I worked in NYC housing court for 20 years. Here are my 3 best tips for tenants squaring off against their landlords
- JustFix’s Sateesh Nori shares his best tips for tenants facing housing court
- The best thing you can do is know your rights, and who your landlord is
- Make sure to organize with your fellow renters and get your community involved
Housing court can be a daunting experience whether you’re asking a judge to force your landlord to make repairs or worse, facing eviction. It’s also a process New Yorkers aren’t usually familiar with until they have to be.
“Probably more than half of the people that live in New York City have never been to housing court,” says Sateesh Nori, an attorney and executive director of the tenant advocacy nonprofit JustFix. “They don't know what happens there, that someone could lose their home in a matter of weeks or months, that this could happen to elderly people, people with kids and people who are disabled.”
Nori spent two decades defending tenants in NYC housing court and saw renters’ lives uprooted by eviction proceedings. He wrote a book about his experience; “Sheltered: Twenty Years in Housing Court” came out in March. In it, he offers advice for tenants fighting for safe living conditions.
Evictions have grown in NYC, hitting 4,400 households last year after a pandemic-inspired moratorium allowed just 239 legal evictions from March 2020 through January 2022. As Nori writes in his book, an eviction can be catastrophic and information about how to stop one can be difficult to parse.
Nori is looking to close that information gap through JustFix, a startup founded in 2015 that helps residents request repairs, research their buildings, and get their rent history. And he has some sage advice for tenants facing housing court, outside of just a little research.
Below are his tips for tenants going to NYC housing court.
1. Understand your rights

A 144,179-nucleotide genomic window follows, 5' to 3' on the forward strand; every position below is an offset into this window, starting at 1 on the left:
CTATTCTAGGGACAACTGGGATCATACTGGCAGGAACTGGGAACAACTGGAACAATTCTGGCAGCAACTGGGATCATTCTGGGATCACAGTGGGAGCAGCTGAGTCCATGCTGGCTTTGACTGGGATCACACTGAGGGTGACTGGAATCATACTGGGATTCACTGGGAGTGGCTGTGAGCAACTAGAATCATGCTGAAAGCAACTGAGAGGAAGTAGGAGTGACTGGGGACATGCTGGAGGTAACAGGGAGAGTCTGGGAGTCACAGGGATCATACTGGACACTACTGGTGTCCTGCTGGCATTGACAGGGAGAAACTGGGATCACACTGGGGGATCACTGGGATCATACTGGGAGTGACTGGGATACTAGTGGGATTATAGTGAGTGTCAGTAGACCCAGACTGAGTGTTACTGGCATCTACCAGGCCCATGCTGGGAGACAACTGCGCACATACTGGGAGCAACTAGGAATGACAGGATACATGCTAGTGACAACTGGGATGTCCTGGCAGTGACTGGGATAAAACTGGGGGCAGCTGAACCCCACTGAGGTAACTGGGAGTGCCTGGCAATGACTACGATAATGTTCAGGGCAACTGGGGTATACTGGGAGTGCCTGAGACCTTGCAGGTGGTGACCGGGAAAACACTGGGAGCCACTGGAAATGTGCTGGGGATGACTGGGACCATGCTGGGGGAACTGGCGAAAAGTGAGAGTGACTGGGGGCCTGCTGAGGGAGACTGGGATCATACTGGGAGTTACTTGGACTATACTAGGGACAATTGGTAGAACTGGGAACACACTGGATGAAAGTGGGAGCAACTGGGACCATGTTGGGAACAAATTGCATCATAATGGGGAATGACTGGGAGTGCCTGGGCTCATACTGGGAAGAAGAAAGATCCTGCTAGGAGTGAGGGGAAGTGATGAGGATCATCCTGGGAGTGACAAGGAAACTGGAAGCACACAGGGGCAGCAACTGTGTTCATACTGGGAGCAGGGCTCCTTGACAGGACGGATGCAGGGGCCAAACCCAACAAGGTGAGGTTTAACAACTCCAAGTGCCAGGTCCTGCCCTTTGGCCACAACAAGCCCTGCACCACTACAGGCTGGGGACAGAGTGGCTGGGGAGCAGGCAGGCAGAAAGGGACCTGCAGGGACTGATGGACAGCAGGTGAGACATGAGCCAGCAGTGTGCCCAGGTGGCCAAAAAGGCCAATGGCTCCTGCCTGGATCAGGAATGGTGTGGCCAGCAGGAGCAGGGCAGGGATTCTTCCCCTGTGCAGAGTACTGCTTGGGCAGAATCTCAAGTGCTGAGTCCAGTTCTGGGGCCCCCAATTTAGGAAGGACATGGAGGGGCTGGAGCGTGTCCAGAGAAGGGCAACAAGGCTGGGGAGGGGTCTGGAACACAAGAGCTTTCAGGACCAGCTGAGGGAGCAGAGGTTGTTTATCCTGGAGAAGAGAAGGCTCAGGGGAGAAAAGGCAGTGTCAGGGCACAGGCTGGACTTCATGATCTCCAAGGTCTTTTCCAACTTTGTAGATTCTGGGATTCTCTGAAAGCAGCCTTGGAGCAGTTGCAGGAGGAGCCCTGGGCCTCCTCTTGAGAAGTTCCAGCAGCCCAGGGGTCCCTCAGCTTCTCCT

NYC tenants are entitled to live in safe, well-maintained buildings free of pests and leaks under a set of lease requirements known as the warranty of habitability. These are in effect regardless of whether an apartment is market rate or rent stabilized. Renters also are also legally protected from landlord harassment, for example withholding repairs or discrimination.
Those rights might seem like common sense, but they are essential to know so you can identify when to head to housing court for help and what violations to document, Nori says.
“People assume what their rights are and they make decisions based on what they think they're entitled to,” Nori says. “Sometimes they give up because they think they don't have rights, or there's nothing that can be done. Often, that's not true.”
Landlords are legally required to provide smoke, carbon monoxide detectors, functioning mailboxes and to allow you to sublet your apartment, if you follow a specific legal procedure. An apartment owner also has to keep your unit warm in the winter—at least 68 degrees during the day and 62 degrees at night from October through the end of May.
If your landlord fails to live up to their obligations, you have a right to head to housing court to force them to do so, and usually the right to a lawyer when you get there.
Tenants can call 311 and ask for the "tenant helpline" to get connected with a lawyer, regardless of their immigration status, according to the NYC Housing Preservation & Development department. There’s also a handful of nonprofits that offer free legal assistance, including The Legal Aid Society.